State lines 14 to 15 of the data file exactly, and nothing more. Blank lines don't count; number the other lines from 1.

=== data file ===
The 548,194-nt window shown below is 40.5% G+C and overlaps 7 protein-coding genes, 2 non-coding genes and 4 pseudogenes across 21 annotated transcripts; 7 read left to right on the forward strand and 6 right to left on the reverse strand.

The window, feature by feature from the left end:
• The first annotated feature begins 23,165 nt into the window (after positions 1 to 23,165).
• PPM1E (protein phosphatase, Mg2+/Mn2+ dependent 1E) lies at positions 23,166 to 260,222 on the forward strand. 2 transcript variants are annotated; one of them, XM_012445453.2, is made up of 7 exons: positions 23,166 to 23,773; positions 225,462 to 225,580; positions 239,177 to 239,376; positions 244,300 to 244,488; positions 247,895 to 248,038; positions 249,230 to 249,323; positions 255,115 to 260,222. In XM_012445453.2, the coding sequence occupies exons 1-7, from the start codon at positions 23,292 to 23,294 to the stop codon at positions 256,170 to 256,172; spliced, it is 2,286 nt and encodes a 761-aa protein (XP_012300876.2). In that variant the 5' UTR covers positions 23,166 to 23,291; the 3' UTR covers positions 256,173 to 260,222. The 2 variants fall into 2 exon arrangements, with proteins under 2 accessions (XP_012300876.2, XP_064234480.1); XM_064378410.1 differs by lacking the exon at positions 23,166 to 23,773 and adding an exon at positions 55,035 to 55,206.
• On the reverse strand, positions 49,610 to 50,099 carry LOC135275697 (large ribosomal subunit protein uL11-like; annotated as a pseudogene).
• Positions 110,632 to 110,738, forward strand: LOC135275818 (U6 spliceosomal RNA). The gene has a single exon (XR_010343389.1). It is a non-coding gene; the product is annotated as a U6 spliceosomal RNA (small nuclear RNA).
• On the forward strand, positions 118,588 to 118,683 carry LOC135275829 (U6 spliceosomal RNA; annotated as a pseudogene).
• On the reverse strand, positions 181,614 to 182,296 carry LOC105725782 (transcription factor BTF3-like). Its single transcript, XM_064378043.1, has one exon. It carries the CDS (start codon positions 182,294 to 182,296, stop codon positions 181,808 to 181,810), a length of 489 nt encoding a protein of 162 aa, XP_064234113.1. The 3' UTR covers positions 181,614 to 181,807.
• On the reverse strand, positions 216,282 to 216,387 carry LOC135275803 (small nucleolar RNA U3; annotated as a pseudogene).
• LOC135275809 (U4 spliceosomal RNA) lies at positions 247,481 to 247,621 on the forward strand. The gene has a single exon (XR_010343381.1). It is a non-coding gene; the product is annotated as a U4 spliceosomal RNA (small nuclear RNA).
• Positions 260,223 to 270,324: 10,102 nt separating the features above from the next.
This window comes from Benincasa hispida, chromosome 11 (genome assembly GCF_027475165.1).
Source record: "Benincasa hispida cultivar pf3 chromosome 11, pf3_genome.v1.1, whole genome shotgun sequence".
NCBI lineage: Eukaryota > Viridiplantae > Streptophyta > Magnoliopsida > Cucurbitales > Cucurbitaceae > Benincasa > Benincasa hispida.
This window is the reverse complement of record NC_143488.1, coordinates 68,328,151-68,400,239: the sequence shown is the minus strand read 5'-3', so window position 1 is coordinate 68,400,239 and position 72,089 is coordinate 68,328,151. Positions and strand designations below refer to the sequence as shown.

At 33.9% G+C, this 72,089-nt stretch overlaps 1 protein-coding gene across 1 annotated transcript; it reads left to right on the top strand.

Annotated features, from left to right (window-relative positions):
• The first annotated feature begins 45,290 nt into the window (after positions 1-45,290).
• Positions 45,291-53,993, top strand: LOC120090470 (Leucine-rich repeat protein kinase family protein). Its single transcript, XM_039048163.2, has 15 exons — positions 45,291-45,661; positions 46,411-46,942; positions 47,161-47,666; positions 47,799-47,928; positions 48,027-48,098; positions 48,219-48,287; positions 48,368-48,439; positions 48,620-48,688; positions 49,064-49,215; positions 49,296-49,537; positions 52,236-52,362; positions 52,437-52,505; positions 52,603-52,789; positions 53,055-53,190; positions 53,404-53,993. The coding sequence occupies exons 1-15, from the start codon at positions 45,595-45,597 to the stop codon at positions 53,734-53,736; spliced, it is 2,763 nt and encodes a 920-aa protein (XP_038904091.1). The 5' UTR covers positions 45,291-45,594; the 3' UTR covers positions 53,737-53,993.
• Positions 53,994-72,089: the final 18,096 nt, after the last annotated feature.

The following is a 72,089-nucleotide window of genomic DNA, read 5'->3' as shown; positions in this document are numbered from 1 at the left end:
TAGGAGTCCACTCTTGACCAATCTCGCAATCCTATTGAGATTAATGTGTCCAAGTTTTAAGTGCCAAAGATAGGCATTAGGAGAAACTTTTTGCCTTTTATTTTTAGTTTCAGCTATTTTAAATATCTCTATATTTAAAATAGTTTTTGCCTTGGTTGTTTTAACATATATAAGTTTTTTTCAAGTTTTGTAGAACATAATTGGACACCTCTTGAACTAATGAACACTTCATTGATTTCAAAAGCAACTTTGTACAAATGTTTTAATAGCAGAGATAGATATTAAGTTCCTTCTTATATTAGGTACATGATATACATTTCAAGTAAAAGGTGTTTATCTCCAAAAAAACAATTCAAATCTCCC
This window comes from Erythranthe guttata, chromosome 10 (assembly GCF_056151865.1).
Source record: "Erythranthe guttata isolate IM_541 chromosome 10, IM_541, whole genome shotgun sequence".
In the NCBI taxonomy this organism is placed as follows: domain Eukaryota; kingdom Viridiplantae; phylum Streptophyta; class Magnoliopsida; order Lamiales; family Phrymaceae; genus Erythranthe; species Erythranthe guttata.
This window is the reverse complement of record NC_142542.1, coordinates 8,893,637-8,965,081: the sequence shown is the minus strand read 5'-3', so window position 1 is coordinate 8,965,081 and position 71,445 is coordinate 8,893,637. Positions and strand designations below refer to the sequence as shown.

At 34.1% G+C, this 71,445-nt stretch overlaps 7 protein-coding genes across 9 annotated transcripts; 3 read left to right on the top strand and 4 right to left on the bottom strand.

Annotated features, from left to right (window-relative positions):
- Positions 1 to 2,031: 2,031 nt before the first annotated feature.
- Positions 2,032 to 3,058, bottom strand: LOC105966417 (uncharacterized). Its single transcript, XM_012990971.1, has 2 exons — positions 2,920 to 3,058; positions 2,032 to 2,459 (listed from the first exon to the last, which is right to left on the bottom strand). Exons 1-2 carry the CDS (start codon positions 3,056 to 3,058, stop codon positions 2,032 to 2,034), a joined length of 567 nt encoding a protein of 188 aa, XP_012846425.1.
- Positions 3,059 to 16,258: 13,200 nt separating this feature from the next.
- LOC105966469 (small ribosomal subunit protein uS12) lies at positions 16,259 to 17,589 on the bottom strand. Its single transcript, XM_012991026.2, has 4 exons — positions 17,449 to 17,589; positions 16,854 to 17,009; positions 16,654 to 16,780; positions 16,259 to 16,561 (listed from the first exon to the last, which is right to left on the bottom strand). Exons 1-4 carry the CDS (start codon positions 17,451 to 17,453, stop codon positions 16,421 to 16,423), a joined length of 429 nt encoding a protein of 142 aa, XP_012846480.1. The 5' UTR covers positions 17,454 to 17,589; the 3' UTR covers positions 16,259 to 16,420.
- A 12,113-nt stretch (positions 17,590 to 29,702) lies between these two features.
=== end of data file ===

NCBI lineage: Eukaryota > Viridiplantae > Streptophyta > Magnoliopsida > Cucurbitales > Cucurbitaceae > Benincasa > Benincasa hispida.
This window is the reverse complement of record NC_143488.1, coordinates 68,328,151-68,400,239: the sequence shown is the minus strand read 5'-3', so window position 1 is coordinate 68,400,239 and position 72,089 is coordinate 68,328,151. Positions and strand designations below refer to the sequence as shown.